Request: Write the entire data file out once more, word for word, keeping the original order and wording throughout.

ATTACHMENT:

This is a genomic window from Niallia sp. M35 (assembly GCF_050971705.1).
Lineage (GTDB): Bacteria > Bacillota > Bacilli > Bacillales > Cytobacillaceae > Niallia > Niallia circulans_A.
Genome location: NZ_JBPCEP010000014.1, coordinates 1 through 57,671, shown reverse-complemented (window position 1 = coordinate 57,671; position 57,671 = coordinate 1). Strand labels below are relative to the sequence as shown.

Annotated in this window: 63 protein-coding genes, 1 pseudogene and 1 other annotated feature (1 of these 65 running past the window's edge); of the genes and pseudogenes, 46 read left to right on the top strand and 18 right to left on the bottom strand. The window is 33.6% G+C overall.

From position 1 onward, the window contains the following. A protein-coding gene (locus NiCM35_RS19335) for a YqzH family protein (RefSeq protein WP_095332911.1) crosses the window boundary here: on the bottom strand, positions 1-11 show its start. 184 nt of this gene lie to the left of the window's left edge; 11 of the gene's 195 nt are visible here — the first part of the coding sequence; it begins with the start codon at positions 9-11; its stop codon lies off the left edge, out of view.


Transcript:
This is a genomic window from Niallia sp. M35 (assembly GCF_050971705.1).
Lineage (GTDB): Bacteria > Bacillota > Bacilli > Bacillales > Cytobacillaceae > Niallia > Niallia circulans_A.
Genome location: NZ_JBPCEP010000014.1, coordinates 1 through 57,671, shown reverse-complemented (window position 1 = coordinate 57,671; position 57,671 = coordinate 1). Strand labels below are relative to the sequence as shown.

Annotated in this window: 63 protein-coding genes, 1 pseudogene and 1 other annotated feature (1 of these 65 running past the window's edge); of the genes and pseudogenes, 46 read left to right on the top strand and 18 right to left on the bottom strand. The window is 33.6% G+C overall.

From position 1 onward, the window contains the following. A protein-coding gene (locus NiCM35_RS19335) for a YqzH family protein (RefSeq protein WP_095332911.1) crosses the window boundary here: on the bottom strand, positions 1-11 show its start. 184 nt of this gene lie to the left of the window's left edge; 11 of the gene's 195 nt are visible here — the first part of the coding sequence; it begins with the start codon at positions 9-11; its stop codon lies off the left edge, out of view.